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Teachers, Reformers and the “Real Fight”: NewSchools Venture Fund

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Salmon’s point fits into a narrative that’s increasingly popular, problematic, and, I think, false: that “reformers” and teachers are natural enemies. The “reform” side, as it’s been called over the past several years (there are worse labels), is not monolithic, but is generally applied to those of us who, roughly speaking, believe education will be improved by:

accountability for student learning at many levels—school systems, schools, and teachers

public school choice, especially charter schools

disruptive innovation, meaning new, ultimately more effective and/or efficient ideas and processes that offer alternatives to, and ultimately disrupt, established processes

Alternative, entrepreneurial routes for teacher preparation (examples range from Teach For America to Relay Graduate School of Education)

the participation of entrepreneurial organizations, nonprofit and for-profit, that bring innovative approaches, autonomy and accountability to solving key problems in public education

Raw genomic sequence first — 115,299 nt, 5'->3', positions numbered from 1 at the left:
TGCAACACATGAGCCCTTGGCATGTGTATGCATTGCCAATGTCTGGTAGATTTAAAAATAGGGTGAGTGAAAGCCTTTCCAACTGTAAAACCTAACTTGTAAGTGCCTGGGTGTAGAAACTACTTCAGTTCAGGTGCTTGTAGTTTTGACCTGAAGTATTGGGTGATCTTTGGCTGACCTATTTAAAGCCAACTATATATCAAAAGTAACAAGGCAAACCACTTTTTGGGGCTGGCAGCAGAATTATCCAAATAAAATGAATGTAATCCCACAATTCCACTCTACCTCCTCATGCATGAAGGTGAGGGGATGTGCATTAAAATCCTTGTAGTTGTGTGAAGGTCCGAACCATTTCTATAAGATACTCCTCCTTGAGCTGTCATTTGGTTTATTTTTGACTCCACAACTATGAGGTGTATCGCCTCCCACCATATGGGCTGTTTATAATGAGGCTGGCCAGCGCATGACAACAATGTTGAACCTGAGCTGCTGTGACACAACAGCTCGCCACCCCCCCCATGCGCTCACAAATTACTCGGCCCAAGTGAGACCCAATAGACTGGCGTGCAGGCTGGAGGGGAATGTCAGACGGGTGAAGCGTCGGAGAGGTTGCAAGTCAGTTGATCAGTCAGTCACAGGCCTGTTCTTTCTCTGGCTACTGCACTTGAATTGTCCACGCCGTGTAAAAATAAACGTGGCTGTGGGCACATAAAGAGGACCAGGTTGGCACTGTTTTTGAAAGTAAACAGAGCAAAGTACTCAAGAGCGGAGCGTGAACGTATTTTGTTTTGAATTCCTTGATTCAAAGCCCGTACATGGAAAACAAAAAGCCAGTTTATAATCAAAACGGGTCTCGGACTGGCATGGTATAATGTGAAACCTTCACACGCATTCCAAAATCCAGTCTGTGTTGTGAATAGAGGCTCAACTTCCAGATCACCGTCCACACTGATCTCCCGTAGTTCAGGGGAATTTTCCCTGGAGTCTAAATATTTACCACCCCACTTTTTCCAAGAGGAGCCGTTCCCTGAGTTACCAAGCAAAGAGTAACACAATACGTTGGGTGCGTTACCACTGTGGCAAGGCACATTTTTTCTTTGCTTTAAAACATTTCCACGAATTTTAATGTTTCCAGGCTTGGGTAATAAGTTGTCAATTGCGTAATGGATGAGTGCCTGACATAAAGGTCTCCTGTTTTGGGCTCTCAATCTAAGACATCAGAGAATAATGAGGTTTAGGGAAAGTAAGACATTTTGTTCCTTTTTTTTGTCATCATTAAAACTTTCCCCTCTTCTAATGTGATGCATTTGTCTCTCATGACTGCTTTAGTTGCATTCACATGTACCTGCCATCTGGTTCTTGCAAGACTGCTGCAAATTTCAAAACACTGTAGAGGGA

commitment to a core belief that public schools can make a major difference in life trajectories in low income communities

Fundamental to most, or maybe all, of these points is a belief that teachers are incredibly powerful. Studies demonstrate that the effectiveness of the teacher has enormous influence over a student’s academic and life trajectory, and that the quality of teaching makes more difference than anything else inside of a school. In the past several years, folks on the “reform” side have been vocal in pushing systems to turn that understanding into action, probably most powerfully through a seminal 2009 report from The New Teacher Project (a NewSchools venture) called the Widget Effect. That report has helped to drive a widening consensus that our school systems need to be better at recognizing various levels of teacher performance, and reacting accordingly – to figure out which ones should be models for others; which ones are doing fine; which ones need support, and which few are not benefiting students and should leave the profession.